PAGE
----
Tracing the intrusion of fossil carbon into coastal Louisiana macrofauna using natural 14C and 13C abundances

TitleTracing the intrusion of fossil carbon into coastal Louisiana macrofauna using natural 14C and 13C abundances
Publication TypeJournal Article
Year of Publication2016
AuthorsWilson, RM, Cherrier, J, Sarkodee-Adoo, J, Bosman, S, Mickle, A, Chanton, JP
JournalDeep Sea Research Part II: Topical Studies in Oceanography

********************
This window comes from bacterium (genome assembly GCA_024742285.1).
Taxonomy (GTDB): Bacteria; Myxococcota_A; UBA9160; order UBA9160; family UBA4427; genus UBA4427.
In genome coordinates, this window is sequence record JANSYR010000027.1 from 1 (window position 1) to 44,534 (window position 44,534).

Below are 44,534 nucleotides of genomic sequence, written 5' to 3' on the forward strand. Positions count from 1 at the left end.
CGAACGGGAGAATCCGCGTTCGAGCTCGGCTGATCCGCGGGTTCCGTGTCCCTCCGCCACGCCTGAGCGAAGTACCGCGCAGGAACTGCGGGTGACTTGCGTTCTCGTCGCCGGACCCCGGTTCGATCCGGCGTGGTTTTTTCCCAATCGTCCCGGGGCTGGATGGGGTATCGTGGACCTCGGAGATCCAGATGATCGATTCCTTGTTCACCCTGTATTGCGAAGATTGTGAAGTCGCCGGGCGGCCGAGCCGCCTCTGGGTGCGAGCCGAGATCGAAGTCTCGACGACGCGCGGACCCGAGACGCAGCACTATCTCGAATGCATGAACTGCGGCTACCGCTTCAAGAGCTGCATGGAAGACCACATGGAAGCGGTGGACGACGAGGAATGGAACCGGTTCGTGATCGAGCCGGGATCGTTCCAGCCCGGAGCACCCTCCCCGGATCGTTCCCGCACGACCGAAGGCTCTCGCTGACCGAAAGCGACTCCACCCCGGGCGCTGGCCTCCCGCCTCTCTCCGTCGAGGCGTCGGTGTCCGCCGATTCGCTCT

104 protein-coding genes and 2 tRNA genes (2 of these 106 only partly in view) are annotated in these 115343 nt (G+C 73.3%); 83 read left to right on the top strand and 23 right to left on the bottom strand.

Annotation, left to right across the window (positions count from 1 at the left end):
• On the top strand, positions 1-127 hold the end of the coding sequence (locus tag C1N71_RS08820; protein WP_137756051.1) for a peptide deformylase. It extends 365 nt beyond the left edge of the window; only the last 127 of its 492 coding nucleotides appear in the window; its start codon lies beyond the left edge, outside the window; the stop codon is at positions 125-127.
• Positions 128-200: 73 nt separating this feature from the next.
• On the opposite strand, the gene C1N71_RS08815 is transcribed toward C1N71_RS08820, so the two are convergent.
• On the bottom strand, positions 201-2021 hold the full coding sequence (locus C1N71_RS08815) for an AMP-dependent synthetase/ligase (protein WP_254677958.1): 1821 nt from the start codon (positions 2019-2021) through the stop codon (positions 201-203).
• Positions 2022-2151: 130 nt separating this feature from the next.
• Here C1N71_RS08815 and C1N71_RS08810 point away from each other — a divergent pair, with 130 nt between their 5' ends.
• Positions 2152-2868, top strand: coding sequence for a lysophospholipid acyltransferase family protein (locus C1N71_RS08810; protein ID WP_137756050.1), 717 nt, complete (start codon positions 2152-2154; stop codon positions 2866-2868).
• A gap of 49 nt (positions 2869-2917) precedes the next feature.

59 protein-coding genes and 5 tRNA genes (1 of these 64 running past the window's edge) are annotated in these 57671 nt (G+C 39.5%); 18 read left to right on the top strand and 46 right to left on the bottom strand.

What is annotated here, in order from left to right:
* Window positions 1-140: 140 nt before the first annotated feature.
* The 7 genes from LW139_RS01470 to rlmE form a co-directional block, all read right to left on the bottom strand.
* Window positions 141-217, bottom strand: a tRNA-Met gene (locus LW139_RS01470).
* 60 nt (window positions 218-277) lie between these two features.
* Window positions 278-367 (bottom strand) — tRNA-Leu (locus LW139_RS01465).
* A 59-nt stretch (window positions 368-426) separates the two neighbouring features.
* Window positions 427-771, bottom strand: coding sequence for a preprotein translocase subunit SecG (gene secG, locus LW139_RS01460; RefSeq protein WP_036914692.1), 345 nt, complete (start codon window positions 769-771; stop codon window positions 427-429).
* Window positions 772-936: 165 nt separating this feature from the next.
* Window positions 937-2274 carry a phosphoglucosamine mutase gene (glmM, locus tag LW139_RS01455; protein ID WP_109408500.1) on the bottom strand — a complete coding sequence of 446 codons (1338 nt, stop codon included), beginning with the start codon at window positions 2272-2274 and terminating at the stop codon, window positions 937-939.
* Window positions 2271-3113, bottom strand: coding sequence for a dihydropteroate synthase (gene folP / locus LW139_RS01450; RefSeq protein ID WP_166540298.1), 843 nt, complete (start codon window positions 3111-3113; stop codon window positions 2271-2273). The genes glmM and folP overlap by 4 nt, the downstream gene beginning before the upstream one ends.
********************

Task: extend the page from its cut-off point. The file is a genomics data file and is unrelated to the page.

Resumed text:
The Deepwater Horizon oil spill released a large volume of 13C and radiocarbon depleted organic matter to the northern Gulf of Mexico. Evidence of petroleum-derived carbon entering the offshore planktonic foodweb, as well as widespread oiling of coastal areas documented in previous studies suggests that hydrocarbons could have entered the near shore foodweb. To test this hypothesis, we measured radiocarbon (Δ14C%) and stable carbon isotopes (δ13C) in an assortment of fish tissue, invertebrate tissue and shell samples collected within a year of the spill at seven sites from Louisiana to Florida USA across the northern Gulf of Mexico. We observed a west–east gradient with the most depleted radiocarbon values found in Terrebonne Bay, Louisana and increasingly enriched radiocarbon values in organisms collected at sites to the east. Depleted radiocarbon values as low as −10% in invertebrate soft tissue from Terrebonne suggest assimilation of fossil carbon (2.8±1.2%), consistent with the hypothesis that organic matter from petrochemical reservoirs released during the Deepwater Horizon spill entered the coastal food web to a limited extent. Further there was a significant correlation between radiocarbon and δ13C values in invertebrate tissue consistent with this hypothesis. Both oyster tissue and hard head catfish tissue collected in impacted areas of coastal Louisiana were significantly depleted in 14C and 13C relative to organisms collected in the unaffected Apalachicola Bay, Florida (p<0.014). Alternative explanations for these results include the influence of chronic hydrocarbon pollution along the western gulf coast or that the organisms ingest carbon derived from 14C depleted organic matter mobilized during the erosion of coastal marshes in southern Louisiana.